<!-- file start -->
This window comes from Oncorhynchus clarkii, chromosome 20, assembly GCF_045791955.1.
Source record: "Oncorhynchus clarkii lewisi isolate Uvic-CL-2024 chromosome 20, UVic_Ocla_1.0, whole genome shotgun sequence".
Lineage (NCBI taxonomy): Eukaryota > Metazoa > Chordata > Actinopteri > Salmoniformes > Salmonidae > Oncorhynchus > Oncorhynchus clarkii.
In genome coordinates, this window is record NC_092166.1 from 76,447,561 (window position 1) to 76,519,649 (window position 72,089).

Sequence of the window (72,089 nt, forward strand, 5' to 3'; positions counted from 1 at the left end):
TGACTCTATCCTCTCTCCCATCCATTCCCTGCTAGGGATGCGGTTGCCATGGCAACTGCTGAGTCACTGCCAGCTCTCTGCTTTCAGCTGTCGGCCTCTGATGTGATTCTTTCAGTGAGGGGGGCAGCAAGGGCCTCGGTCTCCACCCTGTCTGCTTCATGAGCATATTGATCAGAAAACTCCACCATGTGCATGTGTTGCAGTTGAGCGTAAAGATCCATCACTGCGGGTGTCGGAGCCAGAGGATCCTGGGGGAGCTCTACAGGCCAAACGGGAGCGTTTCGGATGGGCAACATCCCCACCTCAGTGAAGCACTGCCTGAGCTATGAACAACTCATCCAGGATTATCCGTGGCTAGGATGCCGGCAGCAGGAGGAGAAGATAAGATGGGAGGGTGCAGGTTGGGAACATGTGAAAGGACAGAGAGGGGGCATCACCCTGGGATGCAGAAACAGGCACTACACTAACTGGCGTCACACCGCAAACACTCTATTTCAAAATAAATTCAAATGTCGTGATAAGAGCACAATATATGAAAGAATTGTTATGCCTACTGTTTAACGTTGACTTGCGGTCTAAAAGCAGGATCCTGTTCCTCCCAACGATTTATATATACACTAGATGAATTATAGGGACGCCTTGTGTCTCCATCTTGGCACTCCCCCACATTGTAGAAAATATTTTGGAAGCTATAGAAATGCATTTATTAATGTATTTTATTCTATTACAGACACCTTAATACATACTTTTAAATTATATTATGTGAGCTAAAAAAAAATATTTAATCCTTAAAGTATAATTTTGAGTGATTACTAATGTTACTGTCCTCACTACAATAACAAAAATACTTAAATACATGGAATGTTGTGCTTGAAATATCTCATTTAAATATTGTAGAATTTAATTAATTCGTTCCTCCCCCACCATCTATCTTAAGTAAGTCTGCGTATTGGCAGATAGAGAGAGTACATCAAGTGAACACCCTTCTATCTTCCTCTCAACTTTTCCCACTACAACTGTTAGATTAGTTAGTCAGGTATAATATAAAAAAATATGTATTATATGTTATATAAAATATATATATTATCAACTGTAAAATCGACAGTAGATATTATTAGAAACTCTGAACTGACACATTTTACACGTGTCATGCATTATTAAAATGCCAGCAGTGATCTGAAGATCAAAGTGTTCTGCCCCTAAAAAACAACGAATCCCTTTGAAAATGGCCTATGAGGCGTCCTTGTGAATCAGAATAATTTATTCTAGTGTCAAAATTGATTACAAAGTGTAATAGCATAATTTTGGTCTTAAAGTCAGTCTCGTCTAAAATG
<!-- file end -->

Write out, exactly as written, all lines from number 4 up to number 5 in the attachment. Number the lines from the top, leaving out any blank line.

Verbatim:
In genome coordinates, this window is record NC_092166.1 from 76,447,561 (window position 1) to 76,519,649 (window position 72,089).

Sequence of the window (72,089 nt, forward strand, 5' to 3'; positions counted from 1 at the left end):